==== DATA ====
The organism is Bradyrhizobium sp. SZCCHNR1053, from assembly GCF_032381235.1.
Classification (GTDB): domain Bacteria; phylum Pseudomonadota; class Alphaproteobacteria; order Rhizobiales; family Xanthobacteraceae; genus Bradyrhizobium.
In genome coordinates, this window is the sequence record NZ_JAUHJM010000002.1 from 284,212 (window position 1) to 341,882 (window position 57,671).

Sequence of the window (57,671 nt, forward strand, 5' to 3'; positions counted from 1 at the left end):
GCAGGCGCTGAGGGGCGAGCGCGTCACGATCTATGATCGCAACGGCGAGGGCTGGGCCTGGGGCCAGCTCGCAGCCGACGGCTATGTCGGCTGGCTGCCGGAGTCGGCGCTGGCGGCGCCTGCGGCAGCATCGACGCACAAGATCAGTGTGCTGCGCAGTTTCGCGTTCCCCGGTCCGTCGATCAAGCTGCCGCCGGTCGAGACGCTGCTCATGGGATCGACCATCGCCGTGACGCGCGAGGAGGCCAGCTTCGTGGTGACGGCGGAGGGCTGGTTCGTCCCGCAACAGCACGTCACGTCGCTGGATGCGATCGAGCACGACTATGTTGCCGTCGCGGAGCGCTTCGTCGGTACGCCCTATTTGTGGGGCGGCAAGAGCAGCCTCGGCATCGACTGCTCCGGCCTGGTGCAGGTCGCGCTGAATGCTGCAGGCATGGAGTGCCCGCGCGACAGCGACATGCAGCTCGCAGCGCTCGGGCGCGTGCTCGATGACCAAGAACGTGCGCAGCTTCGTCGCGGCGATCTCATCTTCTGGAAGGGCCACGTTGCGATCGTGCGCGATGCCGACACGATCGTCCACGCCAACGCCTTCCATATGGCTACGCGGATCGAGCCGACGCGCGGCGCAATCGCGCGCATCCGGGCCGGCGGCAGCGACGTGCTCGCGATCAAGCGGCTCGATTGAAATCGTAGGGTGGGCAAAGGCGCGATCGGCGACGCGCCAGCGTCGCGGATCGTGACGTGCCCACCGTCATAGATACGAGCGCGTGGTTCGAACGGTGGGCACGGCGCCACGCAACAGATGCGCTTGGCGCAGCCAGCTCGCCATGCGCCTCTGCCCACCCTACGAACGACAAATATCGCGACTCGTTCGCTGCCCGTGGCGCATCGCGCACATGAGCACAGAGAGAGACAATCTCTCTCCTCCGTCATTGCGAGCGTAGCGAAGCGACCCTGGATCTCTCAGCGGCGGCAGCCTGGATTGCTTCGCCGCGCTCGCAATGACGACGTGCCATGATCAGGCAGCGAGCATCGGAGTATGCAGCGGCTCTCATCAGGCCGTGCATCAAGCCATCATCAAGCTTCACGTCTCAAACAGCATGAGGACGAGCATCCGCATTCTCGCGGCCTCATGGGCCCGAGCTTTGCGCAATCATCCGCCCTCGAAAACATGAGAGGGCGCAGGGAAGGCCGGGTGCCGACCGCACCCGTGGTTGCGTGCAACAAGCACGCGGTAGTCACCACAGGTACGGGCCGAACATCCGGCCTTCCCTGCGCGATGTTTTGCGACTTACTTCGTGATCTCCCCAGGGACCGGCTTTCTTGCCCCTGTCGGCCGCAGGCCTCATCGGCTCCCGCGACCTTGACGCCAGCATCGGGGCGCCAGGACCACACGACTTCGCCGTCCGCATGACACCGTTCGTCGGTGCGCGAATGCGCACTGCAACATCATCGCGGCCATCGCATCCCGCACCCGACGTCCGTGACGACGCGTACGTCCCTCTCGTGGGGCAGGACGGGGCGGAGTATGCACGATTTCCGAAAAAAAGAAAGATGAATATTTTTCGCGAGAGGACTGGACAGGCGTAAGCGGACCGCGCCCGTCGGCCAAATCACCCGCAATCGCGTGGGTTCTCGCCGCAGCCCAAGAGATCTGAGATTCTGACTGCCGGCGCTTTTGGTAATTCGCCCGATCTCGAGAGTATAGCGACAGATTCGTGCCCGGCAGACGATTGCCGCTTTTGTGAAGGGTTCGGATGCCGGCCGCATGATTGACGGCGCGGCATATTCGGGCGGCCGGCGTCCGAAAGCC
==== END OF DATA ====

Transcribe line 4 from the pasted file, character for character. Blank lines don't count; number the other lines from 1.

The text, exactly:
Sequence of the window (57,671 nt, forward strand, 5' to 3'; positions counted from 1 at the left end):